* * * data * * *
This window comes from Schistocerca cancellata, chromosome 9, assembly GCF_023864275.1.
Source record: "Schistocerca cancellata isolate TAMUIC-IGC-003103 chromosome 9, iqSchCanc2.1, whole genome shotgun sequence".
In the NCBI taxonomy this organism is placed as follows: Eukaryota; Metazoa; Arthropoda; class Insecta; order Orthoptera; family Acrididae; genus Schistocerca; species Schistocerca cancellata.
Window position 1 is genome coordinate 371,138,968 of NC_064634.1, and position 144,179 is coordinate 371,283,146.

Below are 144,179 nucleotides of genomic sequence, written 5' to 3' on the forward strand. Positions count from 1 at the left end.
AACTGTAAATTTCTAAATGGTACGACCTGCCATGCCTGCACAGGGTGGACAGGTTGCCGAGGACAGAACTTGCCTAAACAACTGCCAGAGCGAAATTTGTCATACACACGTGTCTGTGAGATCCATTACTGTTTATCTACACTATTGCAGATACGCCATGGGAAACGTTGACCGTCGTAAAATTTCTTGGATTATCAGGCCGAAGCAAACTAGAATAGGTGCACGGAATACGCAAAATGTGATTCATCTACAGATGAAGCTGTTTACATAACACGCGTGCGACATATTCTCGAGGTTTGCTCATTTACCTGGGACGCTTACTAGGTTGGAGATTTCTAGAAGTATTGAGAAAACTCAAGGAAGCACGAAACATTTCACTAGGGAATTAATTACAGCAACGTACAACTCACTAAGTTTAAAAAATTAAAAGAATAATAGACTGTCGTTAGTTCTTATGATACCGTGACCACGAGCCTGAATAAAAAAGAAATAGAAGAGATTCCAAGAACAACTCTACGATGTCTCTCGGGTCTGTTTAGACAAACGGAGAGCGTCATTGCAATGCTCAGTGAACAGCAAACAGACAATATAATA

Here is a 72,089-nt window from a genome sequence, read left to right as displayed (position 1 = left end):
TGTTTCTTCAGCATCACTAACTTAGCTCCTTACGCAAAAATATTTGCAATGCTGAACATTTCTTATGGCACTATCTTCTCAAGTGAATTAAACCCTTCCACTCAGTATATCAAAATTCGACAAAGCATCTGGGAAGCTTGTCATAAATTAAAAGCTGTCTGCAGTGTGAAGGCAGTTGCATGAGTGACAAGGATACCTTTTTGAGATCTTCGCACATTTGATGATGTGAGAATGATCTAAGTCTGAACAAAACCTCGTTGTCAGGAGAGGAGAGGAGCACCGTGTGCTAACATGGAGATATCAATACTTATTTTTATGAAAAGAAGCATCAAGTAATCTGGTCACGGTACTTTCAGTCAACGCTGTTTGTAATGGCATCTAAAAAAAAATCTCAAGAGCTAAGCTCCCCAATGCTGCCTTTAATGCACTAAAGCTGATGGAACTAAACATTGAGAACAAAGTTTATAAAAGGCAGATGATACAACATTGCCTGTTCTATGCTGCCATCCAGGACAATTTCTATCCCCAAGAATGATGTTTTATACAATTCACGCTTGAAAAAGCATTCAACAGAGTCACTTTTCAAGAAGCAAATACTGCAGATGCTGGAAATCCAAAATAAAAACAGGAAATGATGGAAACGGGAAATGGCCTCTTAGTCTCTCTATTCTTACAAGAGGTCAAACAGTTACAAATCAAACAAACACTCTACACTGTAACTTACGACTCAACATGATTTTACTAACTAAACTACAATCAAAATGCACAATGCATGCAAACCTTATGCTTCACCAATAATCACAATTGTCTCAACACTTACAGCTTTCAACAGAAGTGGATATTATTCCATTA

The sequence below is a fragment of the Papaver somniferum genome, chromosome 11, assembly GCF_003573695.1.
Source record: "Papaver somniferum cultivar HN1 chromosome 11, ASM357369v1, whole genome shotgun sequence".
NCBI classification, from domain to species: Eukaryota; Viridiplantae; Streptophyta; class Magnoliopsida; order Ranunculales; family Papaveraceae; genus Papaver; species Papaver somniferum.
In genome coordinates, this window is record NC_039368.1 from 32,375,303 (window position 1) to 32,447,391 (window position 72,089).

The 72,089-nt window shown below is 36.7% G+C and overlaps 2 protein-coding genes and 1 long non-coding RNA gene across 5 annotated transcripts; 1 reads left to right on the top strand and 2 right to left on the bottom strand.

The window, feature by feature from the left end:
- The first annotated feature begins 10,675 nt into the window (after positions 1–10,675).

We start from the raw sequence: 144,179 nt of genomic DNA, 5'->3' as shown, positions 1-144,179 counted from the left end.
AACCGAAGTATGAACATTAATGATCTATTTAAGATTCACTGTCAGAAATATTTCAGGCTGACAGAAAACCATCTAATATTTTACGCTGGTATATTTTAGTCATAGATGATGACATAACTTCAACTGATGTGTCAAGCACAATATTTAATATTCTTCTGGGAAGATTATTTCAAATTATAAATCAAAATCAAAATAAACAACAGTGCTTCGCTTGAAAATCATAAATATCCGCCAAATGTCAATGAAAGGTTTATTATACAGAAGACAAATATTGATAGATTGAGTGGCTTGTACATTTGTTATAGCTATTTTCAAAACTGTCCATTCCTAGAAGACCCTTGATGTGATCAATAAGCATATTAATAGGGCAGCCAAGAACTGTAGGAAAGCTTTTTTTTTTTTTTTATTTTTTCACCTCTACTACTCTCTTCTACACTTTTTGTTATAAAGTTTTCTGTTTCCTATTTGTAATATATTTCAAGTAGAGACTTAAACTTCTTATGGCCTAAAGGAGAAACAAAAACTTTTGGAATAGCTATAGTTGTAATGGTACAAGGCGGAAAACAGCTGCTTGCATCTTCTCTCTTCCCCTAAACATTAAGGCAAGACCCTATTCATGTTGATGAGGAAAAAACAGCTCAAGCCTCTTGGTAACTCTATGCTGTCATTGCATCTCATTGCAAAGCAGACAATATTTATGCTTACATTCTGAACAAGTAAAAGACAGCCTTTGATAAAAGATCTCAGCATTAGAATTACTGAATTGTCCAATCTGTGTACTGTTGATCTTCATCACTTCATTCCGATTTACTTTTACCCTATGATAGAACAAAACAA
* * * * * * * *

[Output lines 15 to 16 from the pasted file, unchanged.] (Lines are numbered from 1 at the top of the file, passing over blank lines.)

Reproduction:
- The first annotated feature begins 10,675 nt into the window (after positions 1–10,675).

We start from the raw sequence: 144,179 nt of genomic DNA, 5'->3' as shown, positions 1-144,179 counted from the left end.